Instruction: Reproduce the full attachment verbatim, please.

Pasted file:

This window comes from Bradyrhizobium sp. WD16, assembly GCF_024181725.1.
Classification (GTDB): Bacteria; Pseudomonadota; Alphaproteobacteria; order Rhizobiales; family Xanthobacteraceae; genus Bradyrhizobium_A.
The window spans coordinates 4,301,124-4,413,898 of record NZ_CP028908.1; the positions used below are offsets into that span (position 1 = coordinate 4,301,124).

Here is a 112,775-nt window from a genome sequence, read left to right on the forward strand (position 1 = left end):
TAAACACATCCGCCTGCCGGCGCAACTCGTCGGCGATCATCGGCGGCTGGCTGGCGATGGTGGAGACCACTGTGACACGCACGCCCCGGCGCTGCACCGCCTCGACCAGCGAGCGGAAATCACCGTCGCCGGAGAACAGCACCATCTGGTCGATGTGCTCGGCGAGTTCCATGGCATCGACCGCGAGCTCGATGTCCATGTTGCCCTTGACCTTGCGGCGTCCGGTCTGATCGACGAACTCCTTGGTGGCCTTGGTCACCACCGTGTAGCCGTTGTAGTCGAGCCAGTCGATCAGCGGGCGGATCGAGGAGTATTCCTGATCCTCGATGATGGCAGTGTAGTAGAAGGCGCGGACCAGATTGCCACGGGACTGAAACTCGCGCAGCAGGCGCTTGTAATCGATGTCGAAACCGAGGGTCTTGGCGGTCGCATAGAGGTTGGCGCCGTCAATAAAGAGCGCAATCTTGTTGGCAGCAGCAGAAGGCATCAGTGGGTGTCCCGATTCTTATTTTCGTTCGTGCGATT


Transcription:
This window comes from Bradyrhizobium sp. WD16, assembly GCF_024181725.1.
Classification (GTDB): Bacteria; Pseudomonadota; Alphaproteobacteria; order Rhizobiales; family Xanthobacteraceae; genus Bradyrhizobium_A.
The window spans coordinates 4,301,124-4,413,898 of record NZ_CP028908.1; the positions used below are offsets into that span (position 1 = coordinate 4,301,124).

Here is a 112,775-nt window from a genome sequence, read left to right on the forward strand (position 1 = left end):
TAAACACATCCGCCTGCCGGCGCAACTCGTCGGCGATCATCGGCGGCTGGCTGGCGATGGTGGAGACCACTGTGACACGCACGCCCCGGCGCTGCACCGCCTCGACCAGCGAGCGGAAATCACCGTCGCCGGAGAACAGCACCATCTGGTCGATGTGCTCGGCGAGTTCCATGGCATCGACCGCGAGCTCGATGTCCATGTTGCCCTTGACCTTGCGGCGTCCGGTCTGATCGACGAACTCCTTGGTGGCCTTGGTCACCACCGTGTAGCCGTTGTAGTCGAGCCAGTCGATCAGCGGGCGGATCGAGGAGTATTCCTGATCCTCGATGATGGCAGTGTAGTAGAAGGCGCGGACCAGATTGCCACGGGACTGAAACTCGCGCAGCAGGCGCTTGTAATCGATGTCGAAACCGAGGGTCTTGGCGGTCGCATAGAGGTTGGCGCCGTCAATAAAGAGCGCAATCTTGTTGGCAGCAGCAGAAGGCATCAGTGGGTGTCCCGATTCTTATTTTCGTTCGTGCGATT